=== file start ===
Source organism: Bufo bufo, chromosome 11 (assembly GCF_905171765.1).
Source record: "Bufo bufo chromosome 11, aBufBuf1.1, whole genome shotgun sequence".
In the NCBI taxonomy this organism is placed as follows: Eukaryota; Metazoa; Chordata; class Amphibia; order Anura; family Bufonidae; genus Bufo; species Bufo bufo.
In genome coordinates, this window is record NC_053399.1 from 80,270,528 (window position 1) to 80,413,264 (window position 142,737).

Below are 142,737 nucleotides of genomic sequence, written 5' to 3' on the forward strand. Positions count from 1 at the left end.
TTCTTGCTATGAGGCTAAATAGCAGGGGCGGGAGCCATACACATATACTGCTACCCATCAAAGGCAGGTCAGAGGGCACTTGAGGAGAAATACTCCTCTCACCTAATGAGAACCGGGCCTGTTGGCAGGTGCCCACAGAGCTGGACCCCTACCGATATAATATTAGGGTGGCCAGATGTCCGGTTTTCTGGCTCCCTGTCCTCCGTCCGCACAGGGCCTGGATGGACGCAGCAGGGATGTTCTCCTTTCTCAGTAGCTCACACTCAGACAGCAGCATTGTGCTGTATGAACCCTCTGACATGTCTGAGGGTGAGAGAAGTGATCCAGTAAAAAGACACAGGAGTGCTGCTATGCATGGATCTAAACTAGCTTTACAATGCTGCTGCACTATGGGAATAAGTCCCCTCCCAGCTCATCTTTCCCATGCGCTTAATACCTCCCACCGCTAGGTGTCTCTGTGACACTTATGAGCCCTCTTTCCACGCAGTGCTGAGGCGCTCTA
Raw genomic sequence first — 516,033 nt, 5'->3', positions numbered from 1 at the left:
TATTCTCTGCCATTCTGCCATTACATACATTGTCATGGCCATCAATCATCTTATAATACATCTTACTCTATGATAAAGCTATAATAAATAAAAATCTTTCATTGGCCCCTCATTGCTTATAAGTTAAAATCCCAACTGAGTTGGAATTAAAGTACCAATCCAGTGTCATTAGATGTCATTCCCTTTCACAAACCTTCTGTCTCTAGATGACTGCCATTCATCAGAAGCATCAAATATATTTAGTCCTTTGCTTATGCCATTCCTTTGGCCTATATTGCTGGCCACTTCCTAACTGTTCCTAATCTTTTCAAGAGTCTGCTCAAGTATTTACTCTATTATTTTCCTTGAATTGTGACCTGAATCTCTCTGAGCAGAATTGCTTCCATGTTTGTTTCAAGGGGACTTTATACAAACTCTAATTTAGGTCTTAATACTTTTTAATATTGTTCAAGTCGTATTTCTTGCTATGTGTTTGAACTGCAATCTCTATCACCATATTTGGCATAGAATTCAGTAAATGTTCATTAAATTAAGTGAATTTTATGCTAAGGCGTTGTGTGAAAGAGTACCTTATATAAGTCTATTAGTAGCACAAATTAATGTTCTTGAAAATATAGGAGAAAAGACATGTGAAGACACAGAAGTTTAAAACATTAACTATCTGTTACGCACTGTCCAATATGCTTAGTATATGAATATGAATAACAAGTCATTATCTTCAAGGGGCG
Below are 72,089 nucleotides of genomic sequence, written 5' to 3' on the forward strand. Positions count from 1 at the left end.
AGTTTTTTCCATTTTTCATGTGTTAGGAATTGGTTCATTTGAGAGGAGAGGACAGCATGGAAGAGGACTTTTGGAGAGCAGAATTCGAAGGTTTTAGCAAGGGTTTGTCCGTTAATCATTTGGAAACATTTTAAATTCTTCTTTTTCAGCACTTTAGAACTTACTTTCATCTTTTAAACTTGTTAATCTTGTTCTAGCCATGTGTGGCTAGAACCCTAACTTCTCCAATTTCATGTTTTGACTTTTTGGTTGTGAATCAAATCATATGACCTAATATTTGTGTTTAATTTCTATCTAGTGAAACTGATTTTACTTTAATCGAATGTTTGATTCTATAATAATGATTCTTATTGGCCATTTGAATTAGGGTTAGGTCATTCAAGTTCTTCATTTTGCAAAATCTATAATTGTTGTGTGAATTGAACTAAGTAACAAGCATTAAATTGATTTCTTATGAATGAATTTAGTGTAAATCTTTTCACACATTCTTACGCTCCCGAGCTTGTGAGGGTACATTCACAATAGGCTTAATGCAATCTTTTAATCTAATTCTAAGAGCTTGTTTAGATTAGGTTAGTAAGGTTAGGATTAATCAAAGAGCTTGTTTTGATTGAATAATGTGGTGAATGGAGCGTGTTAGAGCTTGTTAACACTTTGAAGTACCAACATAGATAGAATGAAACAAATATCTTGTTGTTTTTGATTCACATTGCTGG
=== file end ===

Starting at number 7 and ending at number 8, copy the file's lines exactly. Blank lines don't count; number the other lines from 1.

Raw genomic sequence first — 516,033 nt, 5'->3', positions numbered from 1 at the left:
TATTCTCTGCCATTCTGCCATTACATACATTGTCATGGCCATCAATCATCTTATAATACATCTTACTCTATGATAAAGCTATAATAAATAAAAATCTTTCATTGGCCCCTCATTGCTTATAAGTTAAAATCCCAACTGAGTTGGAATTAAAGTACCAATCCAGTGTCATTAGATGTCATTCCCTTTCACAAACCTTCTGTCTCTAGATGACTGCCATTCATCAGAAGCATCAAATATATTTAGTCCTTTGCTTATGCCATTCCTTTGGCCTATATTGCTGGCCACTTCCTAACTGTTCCTAATCTTTTCAAGAGTCTGCTCAAGTATTTACTCTATTATTTTCCTTGAATTGTGACCTGAATCTCTCTGAGCAGAATTGCTTCCATGTTTGTTTCAAGGGGACTTTATACAAACTCTAATTTAGGTCTTAATACTTTTTAATATTGTTCAAGTCGTATTTCTTGCTATGTGTTTGAACTGCAATCTCTATCACCATATTTGGCATAGAATTCAGTAAATGTTCATTAAATTAAGTGAATTTTATGCTAAGGCGTTGTGTGAAAGAGTACCTTATATAAGTCTATTAGTAGCACAAATTAATGTTCTTGAAAATATAGGAGAAAAGACATGTGAAGACACAGAAGTTTAAAACATTAACTATCTGTTACGCACTGTCCAATATGCTTAGTATATGAATATGAATAACAAGTCATTATCTTCAAGGGGCG